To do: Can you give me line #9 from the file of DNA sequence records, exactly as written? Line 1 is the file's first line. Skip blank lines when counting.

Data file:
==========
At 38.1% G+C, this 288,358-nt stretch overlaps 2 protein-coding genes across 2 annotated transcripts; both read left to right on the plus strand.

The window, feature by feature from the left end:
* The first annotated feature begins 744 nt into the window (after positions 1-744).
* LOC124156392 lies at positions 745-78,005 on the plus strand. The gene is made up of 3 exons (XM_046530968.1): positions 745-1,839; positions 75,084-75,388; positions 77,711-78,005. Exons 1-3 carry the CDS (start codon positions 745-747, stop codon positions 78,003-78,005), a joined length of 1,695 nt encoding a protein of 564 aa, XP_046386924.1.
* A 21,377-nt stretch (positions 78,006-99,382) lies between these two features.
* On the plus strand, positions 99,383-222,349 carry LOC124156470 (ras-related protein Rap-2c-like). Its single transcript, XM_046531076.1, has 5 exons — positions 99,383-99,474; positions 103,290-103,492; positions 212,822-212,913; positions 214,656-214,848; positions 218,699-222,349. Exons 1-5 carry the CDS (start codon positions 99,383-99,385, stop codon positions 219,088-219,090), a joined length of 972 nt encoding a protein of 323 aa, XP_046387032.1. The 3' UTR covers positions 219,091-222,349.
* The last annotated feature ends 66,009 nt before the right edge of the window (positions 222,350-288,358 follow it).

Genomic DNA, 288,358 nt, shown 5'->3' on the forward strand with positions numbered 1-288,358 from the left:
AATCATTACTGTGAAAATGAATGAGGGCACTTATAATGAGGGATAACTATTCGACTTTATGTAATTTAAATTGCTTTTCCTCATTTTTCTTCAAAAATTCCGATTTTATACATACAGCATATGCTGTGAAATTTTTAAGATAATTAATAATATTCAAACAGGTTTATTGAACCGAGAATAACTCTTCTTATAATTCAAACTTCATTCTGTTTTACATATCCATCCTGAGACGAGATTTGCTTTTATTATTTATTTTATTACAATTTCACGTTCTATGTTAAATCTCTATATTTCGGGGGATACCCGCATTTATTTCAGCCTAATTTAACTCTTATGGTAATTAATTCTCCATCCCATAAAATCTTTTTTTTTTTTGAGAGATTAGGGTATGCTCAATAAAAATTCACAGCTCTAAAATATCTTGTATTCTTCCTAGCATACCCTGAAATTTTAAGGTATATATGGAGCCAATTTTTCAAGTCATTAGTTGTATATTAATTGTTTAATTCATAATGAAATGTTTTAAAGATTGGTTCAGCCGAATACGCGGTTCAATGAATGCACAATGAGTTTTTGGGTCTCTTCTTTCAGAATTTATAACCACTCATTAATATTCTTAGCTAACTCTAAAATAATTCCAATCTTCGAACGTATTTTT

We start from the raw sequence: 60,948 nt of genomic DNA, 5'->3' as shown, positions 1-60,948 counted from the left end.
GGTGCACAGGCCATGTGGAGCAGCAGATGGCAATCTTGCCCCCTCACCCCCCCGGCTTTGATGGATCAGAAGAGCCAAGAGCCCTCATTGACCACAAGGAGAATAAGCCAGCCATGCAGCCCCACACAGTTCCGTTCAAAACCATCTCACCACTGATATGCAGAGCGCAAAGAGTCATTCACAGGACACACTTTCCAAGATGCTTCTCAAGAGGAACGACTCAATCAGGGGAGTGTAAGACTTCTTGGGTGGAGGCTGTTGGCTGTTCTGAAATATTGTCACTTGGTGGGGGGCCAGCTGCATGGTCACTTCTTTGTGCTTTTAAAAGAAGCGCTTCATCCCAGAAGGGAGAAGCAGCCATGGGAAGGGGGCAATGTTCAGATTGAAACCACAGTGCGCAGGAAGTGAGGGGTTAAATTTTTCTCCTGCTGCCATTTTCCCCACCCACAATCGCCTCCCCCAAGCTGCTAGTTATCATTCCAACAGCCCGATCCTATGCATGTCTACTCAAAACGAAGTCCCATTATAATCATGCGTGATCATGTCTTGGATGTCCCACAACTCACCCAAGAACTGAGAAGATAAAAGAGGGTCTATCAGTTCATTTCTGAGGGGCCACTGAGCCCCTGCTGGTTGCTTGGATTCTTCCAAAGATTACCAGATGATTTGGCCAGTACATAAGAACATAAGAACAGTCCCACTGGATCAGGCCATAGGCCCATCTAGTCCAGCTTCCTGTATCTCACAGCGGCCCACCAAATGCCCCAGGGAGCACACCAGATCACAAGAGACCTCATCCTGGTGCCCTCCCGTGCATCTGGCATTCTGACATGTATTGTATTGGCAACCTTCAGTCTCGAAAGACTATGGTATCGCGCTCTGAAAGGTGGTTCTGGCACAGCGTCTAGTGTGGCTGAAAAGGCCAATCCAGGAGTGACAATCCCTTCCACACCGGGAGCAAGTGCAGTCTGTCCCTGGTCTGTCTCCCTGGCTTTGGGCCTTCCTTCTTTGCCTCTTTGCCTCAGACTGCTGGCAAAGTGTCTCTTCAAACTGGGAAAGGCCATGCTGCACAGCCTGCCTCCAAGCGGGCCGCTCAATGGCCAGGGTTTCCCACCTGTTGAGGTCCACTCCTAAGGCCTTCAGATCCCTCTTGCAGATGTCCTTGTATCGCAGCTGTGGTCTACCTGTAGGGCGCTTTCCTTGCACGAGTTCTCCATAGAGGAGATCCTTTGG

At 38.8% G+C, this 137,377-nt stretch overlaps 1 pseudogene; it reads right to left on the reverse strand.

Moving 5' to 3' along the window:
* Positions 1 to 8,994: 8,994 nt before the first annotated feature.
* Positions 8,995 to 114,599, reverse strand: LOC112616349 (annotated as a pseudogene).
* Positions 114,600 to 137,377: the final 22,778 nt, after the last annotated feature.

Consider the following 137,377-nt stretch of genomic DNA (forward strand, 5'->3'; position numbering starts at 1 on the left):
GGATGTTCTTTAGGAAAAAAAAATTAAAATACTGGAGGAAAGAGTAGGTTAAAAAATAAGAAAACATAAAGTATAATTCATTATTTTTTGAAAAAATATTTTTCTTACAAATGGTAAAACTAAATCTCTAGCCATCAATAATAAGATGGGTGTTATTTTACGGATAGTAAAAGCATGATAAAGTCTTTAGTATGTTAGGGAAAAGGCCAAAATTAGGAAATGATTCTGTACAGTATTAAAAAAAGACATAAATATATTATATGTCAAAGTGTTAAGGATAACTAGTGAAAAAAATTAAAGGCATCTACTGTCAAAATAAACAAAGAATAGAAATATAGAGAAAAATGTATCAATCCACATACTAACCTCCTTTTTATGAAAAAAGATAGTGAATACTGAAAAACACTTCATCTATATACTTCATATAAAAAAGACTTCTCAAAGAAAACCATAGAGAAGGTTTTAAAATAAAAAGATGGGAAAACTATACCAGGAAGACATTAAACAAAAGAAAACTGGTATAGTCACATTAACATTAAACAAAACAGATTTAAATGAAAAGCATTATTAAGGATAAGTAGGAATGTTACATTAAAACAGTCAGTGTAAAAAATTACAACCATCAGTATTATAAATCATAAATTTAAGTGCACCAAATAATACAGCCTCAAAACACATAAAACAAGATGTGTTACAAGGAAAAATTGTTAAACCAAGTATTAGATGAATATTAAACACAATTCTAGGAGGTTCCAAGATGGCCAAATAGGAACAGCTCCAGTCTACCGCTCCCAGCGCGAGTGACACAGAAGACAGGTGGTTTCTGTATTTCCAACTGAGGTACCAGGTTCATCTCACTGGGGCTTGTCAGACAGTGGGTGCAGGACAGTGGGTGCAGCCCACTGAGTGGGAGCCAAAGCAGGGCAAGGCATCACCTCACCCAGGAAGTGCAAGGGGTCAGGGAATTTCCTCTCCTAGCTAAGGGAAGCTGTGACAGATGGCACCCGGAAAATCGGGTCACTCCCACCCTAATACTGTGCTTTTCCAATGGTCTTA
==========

AATCATTACTGTGAAAATGAATGAGGGCACTTATAATGAGGGATAACTATTCGACTTTATGTAATTTAAATTGCTTTTCCTCATTTTTCTTCAAAAATTCCGATTTTATACATACAGCATATGCTGTGAAATTTTTAAGATAATTAATAATATTCAAACAGGTTTATTGAACCGAGAATAACTCTTCTTATAATTCAAACTTCATTCTGTTTTACATATCCATCCTGAGACGAGATTTGCTTTTATTATTTATTTTATTACAATTTCACGTTCTATGTTAAATCTCTATATTTCGGGGGATACCCGCATTTATTTCAGCCTAATTTAACTCTTATGGTAATTAATTCTCCATCCCATAAAATCTTTTTTTTTTTTGAGAGATTAGGGTATGCTCAATAAAAATTCACAGCTCTAAAATATCTTGTATTCTTCCTAGCATACCCTGAAATTTTAAGGTATATATGGAGCCAATTTTTCAAGTCATTAGTTGTATATTAATTGTTTAATTCATAATGAAATGTTTTAAAGATTGGTTCAGCCGAATACGCGGTTCAATGAATGCACAATGAGTTTTTGGGTCTCTTCTTTCAGAATTTATAACCACTCATTAATATTCTTAGCTAACTCTAAAATAATTCCAATCTTCGAACGTATTTTT